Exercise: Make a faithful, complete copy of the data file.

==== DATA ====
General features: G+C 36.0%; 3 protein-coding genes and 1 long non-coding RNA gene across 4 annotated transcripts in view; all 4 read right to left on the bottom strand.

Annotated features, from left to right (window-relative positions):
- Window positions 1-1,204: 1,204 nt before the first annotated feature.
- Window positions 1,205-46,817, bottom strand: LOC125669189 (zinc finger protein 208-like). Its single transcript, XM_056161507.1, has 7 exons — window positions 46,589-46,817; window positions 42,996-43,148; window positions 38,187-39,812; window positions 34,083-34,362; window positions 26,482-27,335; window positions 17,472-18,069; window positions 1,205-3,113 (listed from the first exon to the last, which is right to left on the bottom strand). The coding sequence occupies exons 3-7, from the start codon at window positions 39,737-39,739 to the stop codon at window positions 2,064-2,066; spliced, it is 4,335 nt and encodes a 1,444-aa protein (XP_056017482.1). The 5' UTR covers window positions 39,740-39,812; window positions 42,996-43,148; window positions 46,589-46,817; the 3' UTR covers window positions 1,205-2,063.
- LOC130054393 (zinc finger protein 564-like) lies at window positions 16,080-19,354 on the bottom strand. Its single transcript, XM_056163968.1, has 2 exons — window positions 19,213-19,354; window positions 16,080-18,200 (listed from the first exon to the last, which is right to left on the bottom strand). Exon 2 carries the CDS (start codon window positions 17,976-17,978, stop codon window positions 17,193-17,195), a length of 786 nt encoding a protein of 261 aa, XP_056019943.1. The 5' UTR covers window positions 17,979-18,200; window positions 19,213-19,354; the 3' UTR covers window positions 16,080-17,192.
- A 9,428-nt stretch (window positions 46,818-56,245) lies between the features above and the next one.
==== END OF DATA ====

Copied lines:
General features: G+C 36.0%; 3 protein-coding genes and 1 long non-coding RNA gene across 4 annotated transcripts in view; all 4 read right to left on the bottom strand.

Annotated features, from left to right (window-relative positions):
- Window positions 1-1,204: 1,204 nt before the first annotated feature.
- Window positions 1,205-46,817, bottom strand: LOC125669189 (zinc finger protein 208-like). Its single transcript, XM_056161507.1, has 7 exons — window positions 46,589-46,817; window positions 42,996-43,148; window positions 38,187-39,812; window positions 34,083-34,362; window positions 26,482-27,335; window positions 17,472-18,069; window positions 1,205-3,113 (listed from the first exon to the last, which is right to left on the bottom strand). The coding sequence occupies exons 3-7, from the start codon at window positions 39,737-39,739 to the stop codon at window positions 2,064-2,066; spliced, it is 4,335 nt and encodes a 1,444-aa protein (XP_056017482.1). The 5' UTR covers window positions 39,740-39,812; window positions 42,996-43,148; window positions 46,589-46,817; the 3' UTR covers window positions 1,205-2,063.
- LOC130054393 (zinc finger protein 564-like) lies at window positions 16,080-19,354 on the bottom strand. Its single transcript, XM_056163968.1, has 2 exons — window positions 19,213-19,354; window positions 16,080-18,200 (listed from the first exon to the last, which is right to left on the bottom strand). Exon 2 carries the CDS (start codon window positions 17,976-17,978, stop codon window positions 17,193-17,195), a length of 786 nt encoding a protein of 261 aa, XP_056019943.1. The 5' UTR covers window positions 17,979-18,200; window positions 19,213-19,354; the 3' UTR covers window positions 16,080-17,192.
- A 9,428-nt stretch (window positions 46,818-56,245) lies between the features above and the next one.